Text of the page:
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My Financial Loan Broker provide a service for those looking for payday and instalment short term loans. Such loans can help you address temporary cash flow problems or unexpected circumstances, and allow you to avoid costly overdraft fees.
Many borrowers are left scratching their heads when they apply for a personal loan or a payday loan and do not get offered near the rate that was advertised. Customers with good credit histories and a strong repayment record in particular are confused by this, as they would expect to get the best rates possible.
The reason for varying interest rates is simple. Lenders are required by law to advertise a ‘Representative APR’ which must be the rate given to at least 51% of customers. In other words, the average customer will receive this rate, as more than half of customers will be offered the Representative APR. But for the remaining borrowers, the rates that are charged could be higher than advertised, or even lower.
APR stands for Annual Percentage Rate, so is generally most relevant for longer term loans, especially if your loan terms are over a year or more. And with long term loans, even the smallest difference in APR can make a big change in how much interest you’d be repaying in total. But when it comes to payday and short term instalment loans, if the Representative APR varies slightly from the rate you are given, it may not make a huge difference to the interest overall.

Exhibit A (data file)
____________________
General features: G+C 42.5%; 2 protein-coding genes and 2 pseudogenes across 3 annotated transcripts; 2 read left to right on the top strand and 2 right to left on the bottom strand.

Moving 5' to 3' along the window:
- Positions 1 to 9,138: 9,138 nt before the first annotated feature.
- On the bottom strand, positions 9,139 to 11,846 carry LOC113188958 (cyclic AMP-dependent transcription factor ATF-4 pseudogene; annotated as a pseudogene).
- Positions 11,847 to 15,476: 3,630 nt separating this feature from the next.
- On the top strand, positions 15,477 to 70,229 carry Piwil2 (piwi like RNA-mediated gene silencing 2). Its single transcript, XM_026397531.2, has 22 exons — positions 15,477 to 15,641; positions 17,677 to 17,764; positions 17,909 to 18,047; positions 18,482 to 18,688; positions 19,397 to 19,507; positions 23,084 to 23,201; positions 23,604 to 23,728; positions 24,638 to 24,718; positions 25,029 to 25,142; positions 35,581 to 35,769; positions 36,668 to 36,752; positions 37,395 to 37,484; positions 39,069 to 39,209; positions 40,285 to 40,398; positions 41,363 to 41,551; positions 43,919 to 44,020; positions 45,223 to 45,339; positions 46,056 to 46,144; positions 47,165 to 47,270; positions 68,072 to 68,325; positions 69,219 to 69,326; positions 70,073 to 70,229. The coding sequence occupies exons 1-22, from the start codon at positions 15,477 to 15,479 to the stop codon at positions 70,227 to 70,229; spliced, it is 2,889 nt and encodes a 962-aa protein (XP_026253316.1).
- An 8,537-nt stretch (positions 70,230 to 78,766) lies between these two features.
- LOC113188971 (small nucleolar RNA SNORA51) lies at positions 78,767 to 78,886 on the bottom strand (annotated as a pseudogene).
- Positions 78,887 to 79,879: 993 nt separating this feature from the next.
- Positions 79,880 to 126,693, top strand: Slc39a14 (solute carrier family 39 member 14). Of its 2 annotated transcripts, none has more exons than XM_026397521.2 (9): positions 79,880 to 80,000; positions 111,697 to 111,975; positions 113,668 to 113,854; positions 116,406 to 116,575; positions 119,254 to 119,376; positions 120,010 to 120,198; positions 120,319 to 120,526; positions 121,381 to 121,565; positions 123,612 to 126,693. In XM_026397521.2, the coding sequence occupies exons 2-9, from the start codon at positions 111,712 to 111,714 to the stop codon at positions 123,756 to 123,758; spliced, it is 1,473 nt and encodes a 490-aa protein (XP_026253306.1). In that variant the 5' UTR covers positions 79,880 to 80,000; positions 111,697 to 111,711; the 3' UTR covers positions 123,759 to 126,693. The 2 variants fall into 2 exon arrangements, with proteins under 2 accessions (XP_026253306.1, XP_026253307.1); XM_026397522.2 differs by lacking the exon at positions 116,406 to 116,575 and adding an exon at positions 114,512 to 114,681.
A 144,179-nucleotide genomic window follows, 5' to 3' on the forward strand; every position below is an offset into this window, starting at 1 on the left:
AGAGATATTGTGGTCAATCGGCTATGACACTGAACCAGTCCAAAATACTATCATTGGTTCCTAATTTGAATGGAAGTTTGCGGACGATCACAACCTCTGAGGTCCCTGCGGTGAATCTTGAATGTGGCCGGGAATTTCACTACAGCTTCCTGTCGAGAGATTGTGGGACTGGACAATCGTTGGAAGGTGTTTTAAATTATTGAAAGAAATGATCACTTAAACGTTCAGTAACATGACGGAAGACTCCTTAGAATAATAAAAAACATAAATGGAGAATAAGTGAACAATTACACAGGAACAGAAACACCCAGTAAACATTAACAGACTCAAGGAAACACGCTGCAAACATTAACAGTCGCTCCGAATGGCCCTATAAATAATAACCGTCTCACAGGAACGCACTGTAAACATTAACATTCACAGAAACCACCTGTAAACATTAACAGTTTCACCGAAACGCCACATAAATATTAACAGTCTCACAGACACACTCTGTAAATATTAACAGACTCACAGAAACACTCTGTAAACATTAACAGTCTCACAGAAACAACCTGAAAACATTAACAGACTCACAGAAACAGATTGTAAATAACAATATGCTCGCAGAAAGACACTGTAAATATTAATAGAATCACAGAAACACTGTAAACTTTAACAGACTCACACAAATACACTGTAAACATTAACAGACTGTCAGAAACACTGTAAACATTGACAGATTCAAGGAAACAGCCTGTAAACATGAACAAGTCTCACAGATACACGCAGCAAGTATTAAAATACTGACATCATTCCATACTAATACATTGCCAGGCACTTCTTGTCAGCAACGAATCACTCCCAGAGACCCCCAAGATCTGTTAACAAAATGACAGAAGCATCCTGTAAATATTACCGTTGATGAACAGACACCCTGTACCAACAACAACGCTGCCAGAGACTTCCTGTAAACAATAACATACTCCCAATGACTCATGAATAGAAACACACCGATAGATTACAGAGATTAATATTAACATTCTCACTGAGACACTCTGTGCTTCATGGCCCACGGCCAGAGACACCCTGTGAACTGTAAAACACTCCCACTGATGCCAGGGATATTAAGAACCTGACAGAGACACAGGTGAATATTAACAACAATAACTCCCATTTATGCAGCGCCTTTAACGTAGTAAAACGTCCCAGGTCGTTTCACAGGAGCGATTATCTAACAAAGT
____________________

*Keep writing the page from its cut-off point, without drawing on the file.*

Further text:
So why might a lender offer you a different rate to the one advertised? We’ve explored some of the main reasons below.
All lenders must be authorised and regulated by the Financial Conduct Authority and one of the requirements is to carry out credit checks prior to funding a loan. Those individuals with fair or weak credit scores are deemed to be at a higher risk of default or likely to miss their payments.
As a result, they may be charged a higher rate than advertised in order to manage the potential risk of not paying back the loan, or paying it late. It also acts as an incentive for consumers to improve their credit ratings in order to access the best rates.
But wait, I have a good credit score? Why didn’t I get the best rate?
The role of affordability plays a significant role here. Whilst you may have a good credit history, the lender has to weigh it up against any other outstanding debts that you have, including credit cards, car finance, loans, and mortgages. Your outgoings will also play a part in your affordability, as will the number of your dependents.
In the application form, you will usually be asked about your number of dependents, monthly income and expenses. The lender will then calculate your affordability based on these metrics. They will need to give you an amount that you can borrow, at a rate that meets their level of risk.
Customers who have already successfully borrowed and repaid on time with their lender may be eligible for the rate advertised, or may be offered lower rates. This is because a level of trust has been built, and the lender feels at ease lending them money. However, the same credit and affordability checks apply, and if the borrower’s circumstances have worsened, they may not be eligible for the best rate, or perhaps for a loan at all. It is important the borrower remains in a position of financial stability, and does not get into significant debt.